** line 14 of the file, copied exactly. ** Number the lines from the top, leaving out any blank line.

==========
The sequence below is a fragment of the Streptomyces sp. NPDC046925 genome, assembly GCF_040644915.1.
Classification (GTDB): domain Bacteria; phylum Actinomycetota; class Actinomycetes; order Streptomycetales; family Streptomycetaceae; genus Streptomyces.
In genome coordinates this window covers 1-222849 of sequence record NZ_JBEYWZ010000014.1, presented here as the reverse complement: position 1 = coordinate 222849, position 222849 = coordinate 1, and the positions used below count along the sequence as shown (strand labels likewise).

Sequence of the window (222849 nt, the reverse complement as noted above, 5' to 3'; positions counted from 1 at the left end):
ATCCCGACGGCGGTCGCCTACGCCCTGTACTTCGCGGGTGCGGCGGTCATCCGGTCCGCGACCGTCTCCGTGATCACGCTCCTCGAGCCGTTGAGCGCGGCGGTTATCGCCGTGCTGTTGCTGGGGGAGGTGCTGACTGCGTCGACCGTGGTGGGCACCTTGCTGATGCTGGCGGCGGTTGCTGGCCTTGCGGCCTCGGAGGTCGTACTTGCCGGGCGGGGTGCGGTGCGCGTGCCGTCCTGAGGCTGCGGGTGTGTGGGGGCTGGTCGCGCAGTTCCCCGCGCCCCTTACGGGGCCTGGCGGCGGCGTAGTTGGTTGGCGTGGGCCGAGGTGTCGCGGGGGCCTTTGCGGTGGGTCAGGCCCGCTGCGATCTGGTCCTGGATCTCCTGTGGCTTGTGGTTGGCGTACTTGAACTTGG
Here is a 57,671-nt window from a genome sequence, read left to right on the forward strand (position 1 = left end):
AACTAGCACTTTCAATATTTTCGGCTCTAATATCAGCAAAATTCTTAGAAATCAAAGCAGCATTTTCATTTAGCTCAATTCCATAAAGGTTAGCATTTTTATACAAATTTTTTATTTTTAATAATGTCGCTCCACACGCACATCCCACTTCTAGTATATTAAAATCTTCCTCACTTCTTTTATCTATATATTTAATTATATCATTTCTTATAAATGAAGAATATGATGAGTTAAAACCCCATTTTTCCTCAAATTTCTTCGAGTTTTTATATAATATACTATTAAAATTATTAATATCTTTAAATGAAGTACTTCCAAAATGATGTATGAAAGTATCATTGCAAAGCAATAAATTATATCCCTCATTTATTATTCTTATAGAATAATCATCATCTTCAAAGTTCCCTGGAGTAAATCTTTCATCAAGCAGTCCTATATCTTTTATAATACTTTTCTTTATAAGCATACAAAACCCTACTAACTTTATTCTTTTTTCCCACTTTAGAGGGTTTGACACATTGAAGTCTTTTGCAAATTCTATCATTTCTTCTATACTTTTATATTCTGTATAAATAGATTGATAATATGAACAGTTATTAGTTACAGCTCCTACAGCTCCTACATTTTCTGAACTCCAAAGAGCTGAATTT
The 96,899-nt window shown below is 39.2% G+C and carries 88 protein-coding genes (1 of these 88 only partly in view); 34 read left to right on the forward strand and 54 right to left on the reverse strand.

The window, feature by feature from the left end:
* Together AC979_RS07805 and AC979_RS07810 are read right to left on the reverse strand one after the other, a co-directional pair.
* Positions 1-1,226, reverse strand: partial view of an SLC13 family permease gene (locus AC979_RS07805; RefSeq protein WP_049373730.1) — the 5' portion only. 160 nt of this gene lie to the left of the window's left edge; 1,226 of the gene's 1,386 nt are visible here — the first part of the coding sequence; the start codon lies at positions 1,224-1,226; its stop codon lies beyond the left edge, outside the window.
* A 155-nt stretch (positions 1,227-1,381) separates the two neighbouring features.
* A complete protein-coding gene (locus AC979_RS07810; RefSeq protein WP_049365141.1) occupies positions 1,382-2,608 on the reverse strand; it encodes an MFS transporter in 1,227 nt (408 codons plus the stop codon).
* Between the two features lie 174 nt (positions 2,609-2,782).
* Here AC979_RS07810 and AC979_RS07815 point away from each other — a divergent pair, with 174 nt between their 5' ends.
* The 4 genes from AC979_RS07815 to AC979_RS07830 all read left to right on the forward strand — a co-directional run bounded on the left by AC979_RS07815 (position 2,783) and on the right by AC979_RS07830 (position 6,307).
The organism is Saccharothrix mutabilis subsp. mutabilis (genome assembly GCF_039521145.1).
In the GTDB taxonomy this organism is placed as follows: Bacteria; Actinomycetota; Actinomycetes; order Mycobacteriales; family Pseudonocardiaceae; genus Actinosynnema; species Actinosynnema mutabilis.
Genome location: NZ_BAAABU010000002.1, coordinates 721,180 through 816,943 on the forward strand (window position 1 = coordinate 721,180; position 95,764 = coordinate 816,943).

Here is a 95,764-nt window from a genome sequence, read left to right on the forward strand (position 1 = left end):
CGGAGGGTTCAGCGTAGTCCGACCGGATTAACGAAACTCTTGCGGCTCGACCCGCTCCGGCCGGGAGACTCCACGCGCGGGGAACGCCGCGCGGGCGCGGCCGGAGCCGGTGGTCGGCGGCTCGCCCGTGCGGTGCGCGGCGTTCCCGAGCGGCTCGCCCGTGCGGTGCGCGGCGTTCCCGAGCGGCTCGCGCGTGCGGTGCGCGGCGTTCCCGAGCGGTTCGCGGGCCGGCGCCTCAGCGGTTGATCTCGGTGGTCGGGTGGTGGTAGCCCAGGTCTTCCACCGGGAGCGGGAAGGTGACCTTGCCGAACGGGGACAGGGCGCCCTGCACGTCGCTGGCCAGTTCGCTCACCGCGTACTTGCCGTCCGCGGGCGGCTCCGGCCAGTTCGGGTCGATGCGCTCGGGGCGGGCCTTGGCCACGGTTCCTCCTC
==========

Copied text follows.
* Between the two features lie 174 nt (positions 2,609-2,782).